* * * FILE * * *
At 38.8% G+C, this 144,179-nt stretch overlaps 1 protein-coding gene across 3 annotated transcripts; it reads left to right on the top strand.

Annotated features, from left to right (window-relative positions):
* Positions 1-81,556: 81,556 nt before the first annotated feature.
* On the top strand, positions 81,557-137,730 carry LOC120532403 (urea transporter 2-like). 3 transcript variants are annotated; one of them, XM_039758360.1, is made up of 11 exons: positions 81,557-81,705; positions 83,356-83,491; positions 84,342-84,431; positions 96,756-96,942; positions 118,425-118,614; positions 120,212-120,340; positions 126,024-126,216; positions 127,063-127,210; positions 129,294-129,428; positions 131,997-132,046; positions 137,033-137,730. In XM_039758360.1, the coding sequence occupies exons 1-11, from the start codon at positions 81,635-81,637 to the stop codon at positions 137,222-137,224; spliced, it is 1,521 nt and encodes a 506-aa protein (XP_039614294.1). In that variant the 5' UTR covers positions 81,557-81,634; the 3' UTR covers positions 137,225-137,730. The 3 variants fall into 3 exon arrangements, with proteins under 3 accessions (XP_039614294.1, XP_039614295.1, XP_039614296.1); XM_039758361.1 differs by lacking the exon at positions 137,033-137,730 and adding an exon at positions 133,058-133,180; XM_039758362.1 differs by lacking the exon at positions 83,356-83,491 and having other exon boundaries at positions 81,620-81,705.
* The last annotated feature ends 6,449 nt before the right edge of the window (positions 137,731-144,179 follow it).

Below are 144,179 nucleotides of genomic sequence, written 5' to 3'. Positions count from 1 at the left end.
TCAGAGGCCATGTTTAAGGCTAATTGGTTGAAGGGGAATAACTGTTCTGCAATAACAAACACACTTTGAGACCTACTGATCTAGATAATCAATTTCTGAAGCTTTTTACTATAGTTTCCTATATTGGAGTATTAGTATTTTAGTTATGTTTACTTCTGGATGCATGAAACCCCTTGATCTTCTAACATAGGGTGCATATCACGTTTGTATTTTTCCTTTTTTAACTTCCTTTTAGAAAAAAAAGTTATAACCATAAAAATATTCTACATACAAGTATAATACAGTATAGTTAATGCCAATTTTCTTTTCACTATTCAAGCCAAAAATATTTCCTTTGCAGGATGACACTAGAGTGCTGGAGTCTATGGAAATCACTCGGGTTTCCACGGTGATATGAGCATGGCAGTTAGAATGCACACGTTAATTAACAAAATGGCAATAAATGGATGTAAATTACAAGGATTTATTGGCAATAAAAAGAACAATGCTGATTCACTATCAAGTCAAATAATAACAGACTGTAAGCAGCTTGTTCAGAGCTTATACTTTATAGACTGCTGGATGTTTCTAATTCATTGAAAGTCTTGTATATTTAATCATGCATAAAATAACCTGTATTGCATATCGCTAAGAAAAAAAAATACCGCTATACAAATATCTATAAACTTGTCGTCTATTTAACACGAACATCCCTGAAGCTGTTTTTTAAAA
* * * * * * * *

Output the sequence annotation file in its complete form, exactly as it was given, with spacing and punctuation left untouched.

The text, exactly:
At 38.8% G+C, this 144,179-nt stretch overlaps 1 protein-coding gene across 3 annotated transcripts; it reads left to right on the top strand.

Annotated features, from left to right (window-relative positions):
* Positions 1-81,556: 81,556 nt before the first annotated feature.
* On the top strand, positions 81,557-137,730 carry LOC120532403 (urea transporter 2-like). 3 transcript variants are annotated; one of them, XM_039758360.1, is made up of 11 exons: positions 81,557-81,705; positions 83,356-83,491; positions 84,342-84,431; positions 96,756-96,942; positions 118,425-118,614; positions 120,212-120,340; positions 126,024-126,216; positions 127,063-127,210; positions 129,294-129,428; positions 131,997-132,046; positions 137,033-137,730. In XM_039758360.1, the coding sequence occupies exons 1-11, from the start codon at positions 81,635-81,637 to the stop codon at positions 137,222-137,224; spliced, it is 1,521 nt and encodes a 506-aa protein (XP_039614294.1). In that variant the 5' UTR covers positions 81,557-81,634; the 3' UTR covers positions 137,225-137,730. The 3 variants fall into 3 exon arrangements, with proteins under 3 accessions (XP_039614294.1, XP_039614295.1, XP_039614296.1); XM_039758361.1 differs by lacking the exon at positions 137,033-137,730 and adding an exon at positions 133,058-133,180; XM_039758362.1 differs by lacking the exon at positions 83,356-83,491 and having other exon boundaries at positions 81,620-81,705.
* The last annotated feature ends 6,449 nt before the right edge of the window (positions 137,731-144,179 follow it).

Below are 144,179 nucleotides of genomic sequence, written 5' to 3'. Positions count from 1 at the left end.
TCAGAGGCCATGTTTAAGGCTAATTGGTTGAAGGGGAATAACTGTTCTGCAATAACAAACACACTTTGAGACCTACTGATCTAGATAATCAATTTCTGAAGCTTTTTACTATAGTTTCCTATATTGGAGTATTAGTATTTTAGTTATGTTTACTTCTGGATGCATGAAACCCCTTGATCTTCTAACATAGGGTGCATATCACGTTTGTATTTTTCCTTTTTTAACTTCCTTTTAGAAAAAAAAGTTATAACCATAAAAATATTCTACATACAAGTATAATACAGTATAGTTAATGCCAATTTTCTTTTCACTATTCAAGCCAAAAATATTTCCTTTGCAGGATGACACTAGAGTGCTGGAGTCTATGGAAATCACTCGGGTTTCCACGGTGATATGAGCATGGCAGTTAGAATGCACACGTTAATTAACAAAATGGCAATAAATGGATGTAAATTACAAGGATTTATTGGCAATAAAAAGAACAATGCTGATTCACTATCAAGTCAAATAATAACAGACTGTAAGCAGCTTGTTCAGAGCTTATACTTTATAGACTGCTGGATGTTTCTAATTCATTGAAAGTCTTGTATATTTAATCATGCATAAAATAACCTGTATTGCATATCGCTAAGAAAAAAAAATACCGCTATACAAATATCTATAAACTTGTCGTCTATTTAACACGAACATCCCTGAAGCTGTTTTTTAAAA